Most of us aren’t racing to get out of bed in the morning – but after a bad night’s sleep, it can feel like you have a mountain to climb when you’re getting ready for the day.
Whether your sleep has been disrupted due to stressful thoughts, noises outside of the home or even just one of *those* nights where you don’t get much shut-eye, it can really impact your day ahead, not to mention your productivity.
However, according to a new study from the University of Portsmouth, there is one thing that can help with this feeling, even if it’s not the most intuitive action to take first thing.
How to recover from a bad nights’ sleep
In the study, researchers examined how our sleep, oxygen levels and exercise impact our ability to perform cognitive tasks.
While it’s common knowledge that poor sleep impacts our emotions and concentration levels, the team were hoping to find a way to reverse this.
To get a true understanding of this, the team gathered 24 participants to take part in two separate experiments – with 12 participants to each experiment.
One group was made up of participants who had only experienced partial sleep disruption and the second group experienced total sleep deprivation and low oxygen levels.
Both teams were examined for cognitive performance before and after exercise.
The first group, who had only experienced partial sleep disruption, were given five hours sleep a night for three days.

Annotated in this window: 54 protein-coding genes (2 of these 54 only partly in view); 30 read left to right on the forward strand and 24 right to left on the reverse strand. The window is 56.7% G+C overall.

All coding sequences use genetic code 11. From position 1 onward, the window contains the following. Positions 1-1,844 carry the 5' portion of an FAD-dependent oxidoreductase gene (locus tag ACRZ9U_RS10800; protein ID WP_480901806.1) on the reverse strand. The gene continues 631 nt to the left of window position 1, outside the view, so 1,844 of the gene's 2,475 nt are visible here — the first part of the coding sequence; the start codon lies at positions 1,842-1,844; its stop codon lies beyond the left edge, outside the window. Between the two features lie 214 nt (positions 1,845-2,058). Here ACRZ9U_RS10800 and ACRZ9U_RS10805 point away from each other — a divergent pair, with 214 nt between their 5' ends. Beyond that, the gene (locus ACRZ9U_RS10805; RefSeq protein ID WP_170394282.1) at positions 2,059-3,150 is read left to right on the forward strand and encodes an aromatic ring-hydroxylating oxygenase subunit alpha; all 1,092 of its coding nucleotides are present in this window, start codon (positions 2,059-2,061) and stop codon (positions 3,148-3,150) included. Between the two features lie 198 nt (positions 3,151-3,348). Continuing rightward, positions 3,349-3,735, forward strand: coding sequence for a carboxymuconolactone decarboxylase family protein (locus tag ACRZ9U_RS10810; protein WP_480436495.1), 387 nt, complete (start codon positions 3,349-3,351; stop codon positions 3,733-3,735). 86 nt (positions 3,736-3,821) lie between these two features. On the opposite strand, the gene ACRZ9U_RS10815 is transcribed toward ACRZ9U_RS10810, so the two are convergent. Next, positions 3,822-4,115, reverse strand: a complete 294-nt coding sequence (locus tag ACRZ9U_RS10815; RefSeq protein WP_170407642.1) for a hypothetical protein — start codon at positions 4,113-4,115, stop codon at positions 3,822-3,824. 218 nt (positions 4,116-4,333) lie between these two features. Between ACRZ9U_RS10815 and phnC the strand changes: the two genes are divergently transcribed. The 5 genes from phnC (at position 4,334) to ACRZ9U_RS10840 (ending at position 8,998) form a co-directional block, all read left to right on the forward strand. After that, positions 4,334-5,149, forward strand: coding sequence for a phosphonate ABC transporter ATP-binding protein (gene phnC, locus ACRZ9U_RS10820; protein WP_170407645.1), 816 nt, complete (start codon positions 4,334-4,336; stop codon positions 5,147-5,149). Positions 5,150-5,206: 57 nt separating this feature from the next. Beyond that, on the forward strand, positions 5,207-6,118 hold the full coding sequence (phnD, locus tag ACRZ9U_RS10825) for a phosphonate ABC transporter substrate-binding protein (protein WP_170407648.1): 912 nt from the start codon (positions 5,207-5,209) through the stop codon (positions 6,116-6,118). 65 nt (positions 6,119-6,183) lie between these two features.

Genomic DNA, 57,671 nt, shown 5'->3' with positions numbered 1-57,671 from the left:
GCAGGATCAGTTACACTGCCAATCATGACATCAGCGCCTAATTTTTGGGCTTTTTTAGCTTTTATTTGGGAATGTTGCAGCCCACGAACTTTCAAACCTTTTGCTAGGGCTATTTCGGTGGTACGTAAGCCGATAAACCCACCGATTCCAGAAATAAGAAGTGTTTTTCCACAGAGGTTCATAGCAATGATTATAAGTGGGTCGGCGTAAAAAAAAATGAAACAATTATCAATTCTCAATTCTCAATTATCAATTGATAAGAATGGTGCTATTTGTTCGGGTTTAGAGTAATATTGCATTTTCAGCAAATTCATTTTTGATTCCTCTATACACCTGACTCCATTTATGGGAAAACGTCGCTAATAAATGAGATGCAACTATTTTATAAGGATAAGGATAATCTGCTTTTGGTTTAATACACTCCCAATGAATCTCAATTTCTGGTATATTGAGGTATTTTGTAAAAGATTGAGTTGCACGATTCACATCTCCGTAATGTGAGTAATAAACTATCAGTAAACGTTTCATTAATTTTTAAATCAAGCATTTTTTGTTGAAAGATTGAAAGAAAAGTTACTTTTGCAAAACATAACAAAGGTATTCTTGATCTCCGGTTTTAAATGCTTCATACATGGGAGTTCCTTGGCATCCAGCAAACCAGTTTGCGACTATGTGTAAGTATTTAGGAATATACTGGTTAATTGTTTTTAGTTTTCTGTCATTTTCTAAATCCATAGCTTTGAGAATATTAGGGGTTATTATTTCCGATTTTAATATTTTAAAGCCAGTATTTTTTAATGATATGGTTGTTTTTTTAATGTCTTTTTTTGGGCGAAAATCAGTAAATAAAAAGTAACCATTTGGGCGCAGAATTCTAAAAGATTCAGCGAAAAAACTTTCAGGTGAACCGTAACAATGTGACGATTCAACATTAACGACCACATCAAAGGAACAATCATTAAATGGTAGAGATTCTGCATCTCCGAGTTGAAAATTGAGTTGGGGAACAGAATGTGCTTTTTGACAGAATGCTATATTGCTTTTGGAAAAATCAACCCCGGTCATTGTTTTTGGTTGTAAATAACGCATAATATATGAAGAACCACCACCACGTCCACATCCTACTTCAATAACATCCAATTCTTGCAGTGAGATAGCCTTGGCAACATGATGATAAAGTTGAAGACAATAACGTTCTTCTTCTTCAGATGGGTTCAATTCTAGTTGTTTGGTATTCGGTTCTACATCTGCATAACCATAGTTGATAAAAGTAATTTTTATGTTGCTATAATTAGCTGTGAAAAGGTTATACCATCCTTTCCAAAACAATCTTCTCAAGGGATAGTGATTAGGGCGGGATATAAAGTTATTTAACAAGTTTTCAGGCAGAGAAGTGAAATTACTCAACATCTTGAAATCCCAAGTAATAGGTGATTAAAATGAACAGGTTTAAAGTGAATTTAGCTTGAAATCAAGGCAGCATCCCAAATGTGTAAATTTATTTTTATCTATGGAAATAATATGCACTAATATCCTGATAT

Upon waking, they were given seven tasks to do to measure their cognitive performance at rest and then again while cycling for 20 minutes.
The second group went without sleep entirely and were put in a space with low oxygen where they were asked to complete the same tasks at rest and while cycling for 20 minutes.
The researchers found that moderate-intensity exercise improved cognitive performance regardless of how little sleep somebody has experienced.
Which exercise is best for helping with sleep deprivation?
The researchers found that small bouts of gentle exercise make a difference. So if you wake up feeling groggy, rather than pounding the pavements for a long run, go for a short jog, a brisk walk or even a gentle cycle on an exercise bike.
The idea isn’t to knock yourself back into sleep, but instead gently wake your body up with the rhythm of exercise.